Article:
An alternative approach is to use an independent provider who can scan the (enormous) pool of very talented NED candidates, some of whom are seeking their first NED role, some of whom already have extensive NED experience. Using this approach, a company is in a better position to rigorously assess potential candidates and put them through their paces before making a final selection.
Governance and due diligence
Of course, even if a company decides to appoint a NED, they may not be able to attract a suitable NED unless they can already prove that they are a well governed company. Potential NEDs are increasingly wary about risking their reputation so they need to be comfortable that the company is receptive to the change that having a NED on board will bring and don’t have any skeletons in the cupboard.
NEDs will do their due diligence on the company just as thoroughly as the company should do due diligence on them. This is all good news because if the appointment proceeds it means both parties are more likely to go into the relationship with their eyes wide open.
Once the NED is appointed, it’s important that they’re well briefed so they can bring maximum benefit to the company. The NED is there to challenge, yes, but more importantly to do it constructively. They will be better equipped to do this if they understand the company’s operations and if their roles and responsibilities are clearly defined and aligned with the company’s goals and objectives.
One of the questions I’m often asked when a company is considering appointing a NED is whether they should appoint a NED or a Chair, or both. Ideally, to unlock the full value of a board, both an independent Chair and an independent NED should be appointed. It is sensible to phase this with a special focus on a Chair appointment process given the criticality of the Chair role.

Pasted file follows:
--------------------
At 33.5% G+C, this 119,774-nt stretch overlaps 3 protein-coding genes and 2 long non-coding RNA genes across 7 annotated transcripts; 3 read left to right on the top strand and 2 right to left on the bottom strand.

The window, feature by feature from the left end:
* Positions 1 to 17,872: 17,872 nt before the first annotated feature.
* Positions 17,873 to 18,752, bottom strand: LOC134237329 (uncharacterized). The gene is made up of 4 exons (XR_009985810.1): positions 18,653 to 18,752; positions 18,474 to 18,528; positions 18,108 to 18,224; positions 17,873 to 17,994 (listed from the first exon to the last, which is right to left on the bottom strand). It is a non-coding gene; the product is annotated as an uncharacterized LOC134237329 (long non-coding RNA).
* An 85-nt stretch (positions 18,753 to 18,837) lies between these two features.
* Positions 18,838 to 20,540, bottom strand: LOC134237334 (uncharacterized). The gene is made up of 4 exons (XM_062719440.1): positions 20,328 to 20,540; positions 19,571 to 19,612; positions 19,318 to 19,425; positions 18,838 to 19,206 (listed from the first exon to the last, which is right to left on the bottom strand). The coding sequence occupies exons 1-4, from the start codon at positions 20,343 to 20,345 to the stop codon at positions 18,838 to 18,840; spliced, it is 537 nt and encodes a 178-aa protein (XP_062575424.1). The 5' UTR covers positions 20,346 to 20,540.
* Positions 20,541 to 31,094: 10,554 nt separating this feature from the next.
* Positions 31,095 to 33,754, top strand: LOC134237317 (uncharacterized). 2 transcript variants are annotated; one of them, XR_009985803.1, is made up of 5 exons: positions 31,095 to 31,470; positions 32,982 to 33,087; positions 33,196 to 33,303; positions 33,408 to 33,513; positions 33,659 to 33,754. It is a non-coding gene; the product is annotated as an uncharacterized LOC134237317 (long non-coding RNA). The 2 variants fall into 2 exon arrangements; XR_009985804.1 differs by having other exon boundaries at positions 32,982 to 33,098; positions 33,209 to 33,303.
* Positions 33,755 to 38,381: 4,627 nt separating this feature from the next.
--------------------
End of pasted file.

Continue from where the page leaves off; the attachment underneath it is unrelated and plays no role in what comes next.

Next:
The right Chair enables a highly effective board and puts in place the structures and processes to ensure the board functions effectively. Very often the Chair will be a seasoned executive, with good prior board experience, and a well-honed ability to bring the best out of the board and executive team. The NED, on the other hand, will often bring significant sector or domain experience, for instance in manufacturing, scaling a business, or technology. They will usually have held senior executive roles in similar or larger companies. If they’re being added to a board where there is an experienced Chair, the NED may not need to have prior board experience.
Fees and time commitments
On the practicalities, NEDs can be expected to commit about 15-20 days per annum to an SME board. This entails attendance at board meetings (generally 4-8 per annum), plus preparation for the meetings, plus attendance at ad hoc meetings (e.g. strategy day), as well as active engagement and support throughout the year for the CEO/founder and the executive team.
There is huge variability in NED fees, depending on the company scale, sector and level of commitment required, but in general SMEs can expect to pay €20k-€40k per annum for NED fees, with Chairs commanding about 25% more. For high-growth companies backed by Venture Capital/Private Equity firms , Chairs/NEDS may get a small equity stake (1% – 3%).
I hope this post removes some of the mystique around the appointment of a NED so that companies which might benefit from having a NED on board won’t be put off by unfounded concerns. A high-calibre independent Chair or NED can make a crucial difference to an SME and can be a key catalyst to the board making a step-change in the value it adds to the company.